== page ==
Welsh Research and Education Network
Hot topics in research and medical education, in Wales and beyond
Dr Tom Cromarty
The term “Burnout” has become somewhat of a dirty word in the healthcare lexicon over the last few years. The insinuation that healthcare staff have somehow failed to build enough resilience or resourcefulness to manage the stressors of life on the front-line. The concept of “front-line” comes from war battlefields and it’s no co-incidence that this metaphor is used in healthcare. Soldiers get diagnosed with PTSD, whilst healthcare professionals suffer burnout. Both of these have at their core the issue of “Moral injury”.
If doctors were “in it for the money” then I’m pretty sure they would be astute enough to pursue another line of work. Caring for patients and their families is a vocation for most doctors, or at least it started off that way at some point in the “life choices” decision making process. However, when doctors are not able to deliver the high standards of care they intended for a variety of reasons, this takes a toll on personal wellbeing.
The symptoms of burnout are really a “signal” of a healthcare system that is failing to look after its assets.
If we want compassionate, engaged and highly skilled doctors leading the charge on the frontline then we need to provide the working environment to facilitate it. This starts with senior leadership recognising that >50% of doctors are experiencing these symptoms and they “Cannot give what they don’t have”! Many organisations now recognise the urgency of the situation and are starting to offer support. However, there are a number of skills which we can develop as individuals to equip us for “combat in the healthcare battlefield”.
I have looked up to Dr Mark Stacey for a number of years. An obstetric anaesthetist and human factors expert, he has put together a “Bakers Dozen” of skills. Written as a prescription to yourself, these can all be practiced and developed, in our quest for becoming “Anti-Fragile” (the opposite of fragile funnily enough). I have been lucky enough to hear this talk a couple of times, taking new learning points from it on each occasion. I would highly recommend contacting Mark.Stacey2@wales.nhs.ukand see the talk in person, but in the meantime here is a short summary of 'The Baker’s Dozen' by the legend himself;
1. Problems: challenge or threat?
Do you view your problems as a challenge or a threat? From a practical (and physiological) point of view it is more useful to frame problems as a challenge (problem solving mode) versus a threat (fight/flight mode). This also means reflecting on your self-talk about life eg “life is unfair”, sadly we know that, we see proof of it on a daily basis.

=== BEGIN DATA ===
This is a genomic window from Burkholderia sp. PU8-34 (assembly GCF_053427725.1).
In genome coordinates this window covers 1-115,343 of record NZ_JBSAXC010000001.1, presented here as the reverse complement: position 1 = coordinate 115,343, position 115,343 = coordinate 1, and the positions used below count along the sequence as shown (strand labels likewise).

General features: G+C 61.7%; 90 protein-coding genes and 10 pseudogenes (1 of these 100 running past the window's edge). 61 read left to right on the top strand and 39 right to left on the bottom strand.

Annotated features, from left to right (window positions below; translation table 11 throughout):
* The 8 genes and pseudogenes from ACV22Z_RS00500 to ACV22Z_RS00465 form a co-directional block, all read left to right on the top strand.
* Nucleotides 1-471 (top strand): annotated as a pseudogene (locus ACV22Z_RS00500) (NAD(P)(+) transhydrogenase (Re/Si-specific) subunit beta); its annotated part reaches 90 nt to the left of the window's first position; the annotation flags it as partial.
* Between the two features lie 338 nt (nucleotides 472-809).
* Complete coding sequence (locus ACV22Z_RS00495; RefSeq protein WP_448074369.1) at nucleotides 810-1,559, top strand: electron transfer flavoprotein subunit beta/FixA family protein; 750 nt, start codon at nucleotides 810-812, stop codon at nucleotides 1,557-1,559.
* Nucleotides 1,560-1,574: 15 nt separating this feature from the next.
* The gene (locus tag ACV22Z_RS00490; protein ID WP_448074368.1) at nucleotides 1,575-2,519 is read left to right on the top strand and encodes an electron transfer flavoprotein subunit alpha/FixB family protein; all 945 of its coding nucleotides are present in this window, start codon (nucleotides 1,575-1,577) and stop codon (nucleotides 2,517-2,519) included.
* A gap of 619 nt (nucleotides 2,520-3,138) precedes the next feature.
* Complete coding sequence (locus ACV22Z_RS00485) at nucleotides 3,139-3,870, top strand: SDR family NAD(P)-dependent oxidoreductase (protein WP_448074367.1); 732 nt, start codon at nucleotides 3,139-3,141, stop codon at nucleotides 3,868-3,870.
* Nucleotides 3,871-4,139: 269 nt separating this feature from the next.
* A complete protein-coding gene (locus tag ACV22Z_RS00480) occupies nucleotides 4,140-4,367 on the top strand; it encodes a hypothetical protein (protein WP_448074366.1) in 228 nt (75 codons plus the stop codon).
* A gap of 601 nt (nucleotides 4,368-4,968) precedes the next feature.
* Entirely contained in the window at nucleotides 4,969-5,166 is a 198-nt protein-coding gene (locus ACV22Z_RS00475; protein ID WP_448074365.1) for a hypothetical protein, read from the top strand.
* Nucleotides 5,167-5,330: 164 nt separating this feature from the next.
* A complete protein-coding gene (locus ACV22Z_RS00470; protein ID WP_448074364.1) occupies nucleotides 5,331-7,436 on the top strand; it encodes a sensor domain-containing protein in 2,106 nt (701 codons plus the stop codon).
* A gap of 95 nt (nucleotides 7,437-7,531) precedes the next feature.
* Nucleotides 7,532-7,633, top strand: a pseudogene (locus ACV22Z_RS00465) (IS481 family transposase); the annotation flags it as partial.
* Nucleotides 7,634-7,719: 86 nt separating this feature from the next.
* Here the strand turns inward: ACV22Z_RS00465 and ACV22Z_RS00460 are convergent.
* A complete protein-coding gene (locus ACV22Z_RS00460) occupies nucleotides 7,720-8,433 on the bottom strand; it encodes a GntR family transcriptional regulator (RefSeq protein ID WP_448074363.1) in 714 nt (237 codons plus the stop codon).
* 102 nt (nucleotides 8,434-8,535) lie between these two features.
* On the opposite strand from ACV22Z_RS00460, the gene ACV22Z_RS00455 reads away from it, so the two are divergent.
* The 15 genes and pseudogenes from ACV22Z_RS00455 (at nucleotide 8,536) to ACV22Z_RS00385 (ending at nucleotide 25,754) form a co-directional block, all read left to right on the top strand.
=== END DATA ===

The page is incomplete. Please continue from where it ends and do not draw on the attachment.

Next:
2. Develop optimism skills even if you are a pessimist
Having started out researching ‘learned helplessness’ (something many in the NHS will be familiar with, especially our patients), Marty Seligman has become a top optimism guru. His PERMA model (Positive Emotion, Engagement, Relationships, Meaning, Achievement) is helpful. I have also found the ‘Losada principle’ very useful - three nice things to balance/overcome one negative (unless of course if you’re in a long term relationship....).
The PERMA Model: Your Scientific Theory of HappinessAlso, have your own mission statement and rehearse it daily. Mine is “today I am going to do the best I can for my family and the people I care for”.
3. Keep a gratitude diary
What 3 things have you done well in the last 24 hours? I usually think about these on the way home from work, which sets me up to start the evening in a positive manner. How many of you when you get home complain to your partner? Flip it round – say or do something positive.
4. Do physical exercise (every day)
Do not underestimate the benefits of regular physical exercise. Lack of time is an often used excuse, but do you have time not to exercise when you look at the range of benefits (decreasing risk of Alzheimer’s, improving mood, improved sleep and many others)? The 7 minutes exercise app is a great way of moving all your body parts without taking up too much of your time.
Probably the most useful skill I have learnt in the last 25 years – it has a whole range of benefits; improved concentration, focus and sleep. If you don’t do some form of meditation you are spending less time on your mental health than you are cleaning your teeth! The simplest meditation technique I have found is the four count breath technique also called box breathing. It only takes a minute – breathe in for a count of 4, hold for 4, out for 4, hold for 4 – do 4 times – perform when you feel that acute pressure coming on and practice every day – teach it to everybody! (Even the Navy Seals are taught it!)